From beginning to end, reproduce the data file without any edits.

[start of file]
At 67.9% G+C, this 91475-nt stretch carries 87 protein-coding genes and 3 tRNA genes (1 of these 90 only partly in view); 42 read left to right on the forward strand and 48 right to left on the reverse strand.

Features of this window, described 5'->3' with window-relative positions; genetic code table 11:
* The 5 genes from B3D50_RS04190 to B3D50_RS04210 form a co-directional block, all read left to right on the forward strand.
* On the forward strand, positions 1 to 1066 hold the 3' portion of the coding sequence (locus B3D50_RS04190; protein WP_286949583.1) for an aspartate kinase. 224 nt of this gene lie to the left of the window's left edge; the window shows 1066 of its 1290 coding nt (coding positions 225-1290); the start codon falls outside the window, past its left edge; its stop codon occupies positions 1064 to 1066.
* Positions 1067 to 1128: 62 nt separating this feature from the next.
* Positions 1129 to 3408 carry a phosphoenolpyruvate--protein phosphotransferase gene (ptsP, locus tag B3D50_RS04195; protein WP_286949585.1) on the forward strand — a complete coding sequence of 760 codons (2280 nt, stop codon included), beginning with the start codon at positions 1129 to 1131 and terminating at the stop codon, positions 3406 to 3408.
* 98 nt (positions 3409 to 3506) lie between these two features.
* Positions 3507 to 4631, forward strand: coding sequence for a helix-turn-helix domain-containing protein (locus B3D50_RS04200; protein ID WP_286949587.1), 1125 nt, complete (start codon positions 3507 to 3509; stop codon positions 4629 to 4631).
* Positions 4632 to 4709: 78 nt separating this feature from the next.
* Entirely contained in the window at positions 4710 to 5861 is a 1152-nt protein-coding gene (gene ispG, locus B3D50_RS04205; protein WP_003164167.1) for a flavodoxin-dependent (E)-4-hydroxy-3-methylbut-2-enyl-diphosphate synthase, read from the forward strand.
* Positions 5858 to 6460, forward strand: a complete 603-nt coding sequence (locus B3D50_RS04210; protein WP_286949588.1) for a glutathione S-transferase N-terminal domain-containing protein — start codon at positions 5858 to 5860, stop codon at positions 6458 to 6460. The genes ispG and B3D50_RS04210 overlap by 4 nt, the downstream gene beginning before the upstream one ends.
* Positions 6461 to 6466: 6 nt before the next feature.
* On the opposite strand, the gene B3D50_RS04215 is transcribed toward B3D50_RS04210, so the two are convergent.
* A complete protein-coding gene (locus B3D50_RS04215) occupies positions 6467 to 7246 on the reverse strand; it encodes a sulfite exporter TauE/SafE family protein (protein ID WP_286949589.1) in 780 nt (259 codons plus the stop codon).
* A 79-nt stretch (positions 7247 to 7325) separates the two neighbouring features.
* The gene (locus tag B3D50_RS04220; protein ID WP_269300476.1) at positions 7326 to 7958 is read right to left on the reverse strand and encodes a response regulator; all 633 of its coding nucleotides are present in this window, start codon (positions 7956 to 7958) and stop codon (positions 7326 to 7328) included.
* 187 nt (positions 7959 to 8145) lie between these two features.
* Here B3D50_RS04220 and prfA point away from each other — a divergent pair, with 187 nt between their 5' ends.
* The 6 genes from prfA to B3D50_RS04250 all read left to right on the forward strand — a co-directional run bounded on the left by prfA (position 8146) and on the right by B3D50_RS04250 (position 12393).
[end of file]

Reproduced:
At 67.9% G+C, this 91475-nt stretch carries 87 protein-coding genes and 3 tRNA genes (1 of these 90 only partly in view); 42 read left to right on the forward strand and 48 right to left on the reverse strand.

Features of this window, described 5'->3' with window-relative positions; genetic code table 11:
* The 5 genes from B3D50_RS04190 to B3D50_RS04210 form a co-directional block, all read left to right on the forward strand.
* On the forward strand, positions 1 to 1066 hold the 3' portion of the coding sequence (locus B3D50_RS04190; protein WP_286949583.1) for an aspartate kinase. 224 nt of this gene lie to the left of the window's left edge; the window shows 1066 of its 1290 coding nt (coding positions 225-1290); the start codon falls outside the window, past its left edge; its stop codon occupies positions 1064 to 1066.
* Positions 1067 to 1128: 62 nt separating this feature from the next.
* Positions 1129 to 3408 carry a phosphoenolpyruvate--protein phosphotransferase gene (ptsP, locus tag B3D50_RS04195; protein WP_286949585.1) on the forward strand — a complete coding sequence of 760 codons (2280 nt, stop codon included), beginning with the start codon at positions 1129 to 1131 and terminating at the stop codon, positions 3406 to 3408.
* 98 nt (positions 3409 to 3506) lie between these two features.
* Positions 3507 to 4631, forward strand: coding sequence for a helix-turn-helix domain-containing protein (locus B3D50_RS04200; protein ID WP_286949587.1), 1125 nt, complete (start codon positions 3507 to 3509; stop codon positions 4629 to 4631).
* Positions 4632 to 4709: 78 nt separating this feature from the next.
* Entirely contained in the window at positions 4710 to 5861 is a 1152-nt protein-coding gene (gene ispG, locus B3D50_RS04205; protein WP_003164167.1) for a flavodoxin-dependent (E)-4-hydroxy-3-methylbut-2-enyl-diphosphate synthase, read from the forward strand.
* Positions 5858 to 6460, forward strand: a complete 603-nt coding sequence (locus B3D50_RS04210; protein WP_286949588.1) for a glutathione S-transferase N-terminal domain-containing protein — start codon at positions 5858 to 5860, stop codon at positions 6458 to 6460. The genes ispG and B3D50_RS04210 overlap by 4 nt, the downstream gene beginning before the upstream one ends.
* Positions 6461 to 6466: 6 nt before the next feature.
* On the opposite strand, the gene B3D50_RS04215 is transcribed toward B3D50_RS04210, so the two are convergent.
* A complete protein-coding gene (locus B3D50_RS04215) occupies positions 6467 to 7246 on the reverse strand; it encodes a sulfite exporter TauE/SafE family protein (protein ID WP_286949589.1) in 780 nt (259 codons plus the stop codon).
* A 79-nt stretch (positions 7247 to 7325) separates the two neighbouring features.
* The gene (locus tag B3D50_RS04220; protein ID WP_269300476.1) at positions 7326 to 7958 is read right to left on the reverse strand and encodes a response regulator; all 633 of its coding nucleotides are present in this window, start codon (positions 7956 to 7958) and stop codon (positions 7326 to 7328) included.
* 187 nt (positions 7959 to 8145) lie between these two features.
* Here B3D50_RS04220 and prfA point away from each other — a divergent pair, with 187 nt between their 5' ends.
* The 6 genes from prfA to B3D50_RS04250 all read left to right on the forward strand — a co-directional run bounded on the left by prfA (position 8146) and on the right by B3D50_RS04250 (position 12393).